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Developing your pitch – Pt. 3

This is the third post in our short series on developing your hiring pitch. The first post explained what the hiring pitch is and what you need it for: a short, succinct summary of the most critical points of your candidacy that address the must-have and nice-have issues faced by the hiring manager. The second post explains in detail how to develop you talking points – by brainstorming strengths and then developing proof points to back them up.

How to customize your pitch for a specific job or interview

As we discussed in the earlier posts of this series, it is critical that you fine tune your story for each company, job and interview. Recruiters have a specific “specification” in mind, and if you do not meet that spec your candidacy will not be met with success.

How to figure out the “design specs”

So how do you know what the hiring manager is looking for? Well, often they actually spell it out for you:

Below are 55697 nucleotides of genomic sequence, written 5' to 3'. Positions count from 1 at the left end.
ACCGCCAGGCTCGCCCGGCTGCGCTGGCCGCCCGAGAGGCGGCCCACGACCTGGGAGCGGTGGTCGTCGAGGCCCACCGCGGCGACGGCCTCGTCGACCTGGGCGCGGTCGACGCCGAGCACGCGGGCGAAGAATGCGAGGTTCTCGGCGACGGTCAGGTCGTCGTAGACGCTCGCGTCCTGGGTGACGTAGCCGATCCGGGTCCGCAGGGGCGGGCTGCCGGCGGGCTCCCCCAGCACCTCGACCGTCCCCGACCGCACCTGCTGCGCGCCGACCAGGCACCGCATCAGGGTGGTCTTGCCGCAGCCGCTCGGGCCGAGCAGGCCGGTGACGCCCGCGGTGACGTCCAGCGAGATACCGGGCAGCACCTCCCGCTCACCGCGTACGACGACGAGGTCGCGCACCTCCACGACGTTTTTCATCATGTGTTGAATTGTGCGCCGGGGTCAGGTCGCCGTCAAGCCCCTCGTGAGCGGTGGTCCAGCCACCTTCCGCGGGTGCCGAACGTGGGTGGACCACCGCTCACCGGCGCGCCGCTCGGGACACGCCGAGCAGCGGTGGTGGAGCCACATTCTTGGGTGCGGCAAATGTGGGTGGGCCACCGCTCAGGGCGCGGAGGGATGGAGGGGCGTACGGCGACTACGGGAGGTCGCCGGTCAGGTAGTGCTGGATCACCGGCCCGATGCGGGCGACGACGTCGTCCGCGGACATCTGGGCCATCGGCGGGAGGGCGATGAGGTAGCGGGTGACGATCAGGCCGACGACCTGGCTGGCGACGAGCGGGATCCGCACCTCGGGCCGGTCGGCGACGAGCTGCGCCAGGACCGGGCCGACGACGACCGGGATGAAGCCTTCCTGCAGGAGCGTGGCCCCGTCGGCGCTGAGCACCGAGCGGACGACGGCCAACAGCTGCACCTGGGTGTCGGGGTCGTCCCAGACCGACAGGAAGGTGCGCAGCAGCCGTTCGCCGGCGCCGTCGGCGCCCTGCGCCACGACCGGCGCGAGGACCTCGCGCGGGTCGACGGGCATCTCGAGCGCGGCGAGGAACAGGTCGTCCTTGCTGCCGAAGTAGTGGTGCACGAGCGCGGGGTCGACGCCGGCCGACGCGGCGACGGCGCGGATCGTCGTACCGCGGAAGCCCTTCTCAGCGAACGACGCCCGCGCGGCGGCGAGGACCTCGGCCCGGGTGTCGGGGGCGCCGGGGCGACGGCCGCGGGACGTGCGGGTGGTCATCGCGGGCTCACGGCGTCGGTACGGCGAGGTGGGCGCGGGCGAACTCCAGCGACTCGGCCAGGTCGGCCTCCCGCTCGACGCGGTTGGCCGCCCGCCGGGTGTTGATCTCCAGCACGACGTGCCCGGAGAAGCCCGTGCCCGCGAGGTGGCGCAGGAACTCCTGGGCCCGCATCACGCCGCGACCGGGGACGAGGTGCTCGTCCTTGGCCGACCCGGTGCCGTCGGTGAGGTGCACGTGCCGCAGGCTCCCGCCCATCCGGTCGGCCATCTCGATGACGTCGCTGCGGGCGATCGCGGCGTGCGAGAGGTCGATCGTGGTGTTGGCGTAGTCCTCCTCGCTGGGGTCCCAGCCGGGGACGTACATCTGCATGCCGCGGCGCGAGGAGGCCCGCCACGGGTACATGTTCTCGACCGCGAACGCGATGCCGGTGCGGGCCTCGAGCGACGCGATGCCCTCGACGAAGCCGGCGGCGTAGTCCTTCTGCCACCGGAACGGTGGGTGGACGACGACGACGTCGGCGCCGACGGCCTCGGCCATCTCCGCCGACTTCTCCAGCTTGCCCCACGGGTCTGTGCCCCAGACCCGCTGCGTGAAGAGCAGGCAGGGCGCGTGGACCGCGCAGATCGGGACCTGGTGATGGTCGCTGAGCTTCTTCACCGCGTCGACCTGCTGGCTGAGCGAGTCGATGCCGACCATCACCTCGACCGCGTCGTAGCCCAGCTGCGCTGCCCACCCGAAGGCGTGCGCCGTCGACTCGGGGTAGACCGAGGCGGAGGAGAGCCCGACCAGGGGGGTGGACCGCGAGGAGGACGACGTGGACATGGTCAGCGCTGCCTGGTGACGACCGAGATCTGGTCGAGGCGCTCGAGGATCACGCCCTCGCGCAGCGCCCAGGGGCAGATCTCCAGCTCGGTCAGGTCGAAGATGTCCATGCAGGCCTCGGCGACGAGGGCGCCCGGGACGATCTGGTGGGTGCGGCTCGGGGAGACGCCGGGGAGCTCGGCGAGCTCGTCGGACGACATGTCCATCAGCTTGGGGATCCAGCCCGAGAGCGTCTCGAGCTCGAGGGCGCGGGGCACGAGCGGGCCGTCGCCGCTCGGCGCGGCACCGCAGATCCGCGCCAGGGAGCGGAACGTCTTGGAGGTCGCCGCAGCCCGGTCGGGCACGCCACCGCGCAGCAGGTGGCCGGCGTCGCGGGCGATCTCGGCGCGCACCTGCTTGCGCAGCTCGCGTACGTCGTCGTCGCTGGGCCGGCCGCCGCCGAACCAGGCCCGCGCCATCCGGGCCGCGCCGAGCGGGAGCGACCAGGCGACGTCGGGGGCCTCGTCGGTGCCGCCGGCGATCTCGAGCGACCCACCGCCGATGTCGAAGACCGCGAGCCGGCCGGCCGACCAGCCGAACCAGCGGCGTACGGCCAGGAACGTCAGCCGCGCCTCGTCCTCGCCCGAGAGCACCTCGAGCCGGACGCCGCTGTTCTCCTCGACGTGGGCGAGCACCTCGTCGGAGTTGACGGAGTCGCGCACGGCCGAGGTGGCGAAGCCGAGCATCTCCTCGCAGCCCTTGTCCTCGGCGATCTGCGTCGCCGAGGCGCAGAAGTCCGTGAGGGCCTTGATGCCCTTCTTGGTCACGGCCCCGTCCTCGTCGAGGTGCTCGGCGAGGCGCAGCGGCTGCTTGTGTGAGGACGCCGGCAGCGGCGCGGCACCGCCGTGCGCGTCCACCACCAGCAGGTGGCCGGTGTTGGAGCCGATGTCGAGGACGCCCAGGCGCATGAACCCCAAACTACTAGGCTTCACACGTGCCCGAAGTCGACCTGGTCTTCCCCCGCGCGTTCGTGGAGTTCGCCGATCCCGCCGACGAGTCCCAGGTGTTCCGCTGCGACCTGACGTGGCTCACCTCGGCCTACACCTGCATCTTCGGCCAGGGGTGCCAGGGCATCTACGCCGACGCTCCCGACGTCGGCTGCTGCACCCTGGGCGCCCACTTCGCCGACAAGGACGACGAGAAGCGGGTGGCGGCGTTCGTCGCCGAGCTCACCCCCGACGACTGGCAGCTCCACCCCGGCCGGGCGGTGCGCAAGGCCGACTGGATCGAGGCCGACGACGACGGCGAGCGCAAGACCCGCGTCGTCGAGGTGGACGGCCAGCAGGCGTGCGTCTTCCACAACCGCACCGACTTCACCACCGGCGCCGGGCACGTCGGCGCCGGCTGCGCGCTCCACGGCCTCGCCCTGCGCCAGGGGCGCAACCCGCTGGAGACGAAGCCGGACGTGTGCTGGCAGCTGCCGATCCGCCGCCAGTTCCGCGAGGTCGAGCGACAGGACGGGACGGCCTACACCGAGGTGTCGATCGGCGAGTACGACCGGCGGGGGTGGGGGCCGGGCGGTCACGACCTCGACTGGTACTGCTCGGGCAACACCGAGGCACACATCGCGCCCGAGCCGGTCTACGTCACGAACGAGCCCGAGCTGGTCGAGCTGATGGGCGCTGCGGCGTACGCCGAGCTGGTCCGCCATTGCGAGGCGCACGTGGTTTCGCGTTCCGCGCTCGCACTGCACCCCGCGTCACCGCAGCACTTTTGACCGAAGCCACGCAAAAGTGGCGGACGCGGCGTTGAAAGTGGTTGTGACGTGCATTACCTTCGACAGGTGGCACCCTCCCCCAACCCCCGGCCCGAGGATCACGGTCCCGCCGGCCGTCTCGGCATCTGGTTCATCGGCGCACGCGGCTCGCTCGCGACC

• In the job posting or job description, they will often list specific requirements
  • Company websites often also talk about what they look for in new employees in general

If you the job description or website don’t tell you what you need, there are a couple other sources you can use:

  • Talk to current or former employees at the target company – they often have an inside view
  • Use a common sense approach and imagine you are the recruiter – what would you be looking for?
  • Talk to the recruiters prior to your application or interview, e.g. at a job fair, marketing event, or even just call them up – asking is free, and often recruiters appreciate the effort you show

How to customize your pitch to meet the specs

Now that you know what the specific company or job opening requires, it is time to develop your customized pitch. Take the long list of strengths that we developed in Part 2 and pick and chose the most relevant strengths. Make sure to address each job requirement – if you long list has gaps, use the methodology outlined in Part 2 to fill the gaps. Do not use any talking points from your long list that are not required by the specific job 0 you have a limited attention span of the recruiter to work with, so you should focus on the most critical elements.

The final post in this series will explain how to use the pitch in interviews and elsewhere.

Good luck!

Image by Nevada Tumbleweed

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